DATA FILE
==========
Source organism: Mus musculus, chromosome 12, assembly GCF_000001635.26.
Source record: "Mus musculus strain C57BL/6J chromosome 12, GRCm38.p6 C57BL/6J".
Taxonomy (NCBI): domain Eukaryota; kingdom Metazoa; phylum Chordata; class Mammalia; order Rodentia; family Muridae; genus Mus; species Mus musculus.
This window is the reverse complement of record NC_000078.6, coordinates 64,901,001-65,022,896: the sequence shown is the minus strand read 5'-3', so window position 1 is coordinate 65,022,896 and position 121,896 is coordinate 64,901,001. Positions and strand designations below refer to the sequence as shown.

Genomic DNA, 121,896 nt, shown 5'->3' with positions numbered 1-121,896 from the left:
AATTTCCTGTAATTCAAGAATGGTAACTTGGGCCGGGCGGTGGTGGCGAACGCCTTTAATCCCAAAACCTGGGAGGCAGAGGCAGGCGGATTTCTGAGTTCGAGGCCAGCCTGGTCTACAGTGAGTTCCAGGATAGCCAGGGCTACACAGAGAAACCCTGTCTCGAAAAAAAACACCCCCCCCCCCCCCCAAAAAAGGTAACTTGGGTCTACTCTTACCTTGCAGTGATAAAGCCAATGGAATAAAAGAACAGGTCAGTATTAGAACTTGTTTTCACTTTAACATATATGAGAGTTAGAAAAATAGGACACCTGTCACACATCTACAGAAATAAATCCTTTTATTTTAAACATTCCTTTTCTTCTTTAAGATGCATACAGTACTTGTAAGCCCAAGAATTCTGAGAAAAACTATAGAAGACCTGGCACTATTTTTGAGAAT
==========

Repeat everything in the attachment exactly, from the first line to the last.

Source organism: Mus musculus, chromosome 12, assembly GCF_000001635.26.
Source record: "Mus musculus strain C57BL/6J chromosome 12, GRCm38.p6 C57BL/6J".
Taxonomy (NCBI): domain Eukaryota; kingdom Metazoa; phylum Chordata; class Mammalia; order Rodentia; family Muridae; genus Mus; species Mus musculus.
This window is the reverse complement of record NC_000078.6, coordinates 64,901,001-65,022,896: the sequence shown is the minus strand read 5'-3', so window position 1 is coordinate 65,022,896 and position 121,896 is coordinate 64,901,001. Positions and strand designations below refer to the sequence as shown.

Genomic DNA, 121,896 nt, shown 5'->3' with positions numbered 1-121,896 from the left:
AATTTCCTGTAATTCAAGAATGGTAACTTGGGCCGGGCGGTGGTGGCGAACGCCTTTAATCCCAAAACCTGGGAGGCAGAGGCAGGCGGATTTCTGAGTTCGAGGCCAGCCTGGTCTACAGTGAGTTCCAGGATAGCCAGGGCTACACAGAGAAACCCTGTCTCGAAAAAAAACACCCCCCCCCCCCCCCAAAAAAGGTAACTTGGGTCTACTCTTACCTTGCAGTGATAAAGCCAATGGAATAAAAGAACAGGTCAGTATTAGAACTTGTTTTCACTTTAACATATATGAGAGTTAGAAAAATAGGACACCTGTCACACATCTACAGAAATAAATCCTTTTATTTTAAACATTCCTTTTCTTCTTTAAGATGCATACAGTACTTGTAAGCCCAAGAATTCTGAGAAAAACTATAGAAGACCTGGCACTATTTTTGAGAAT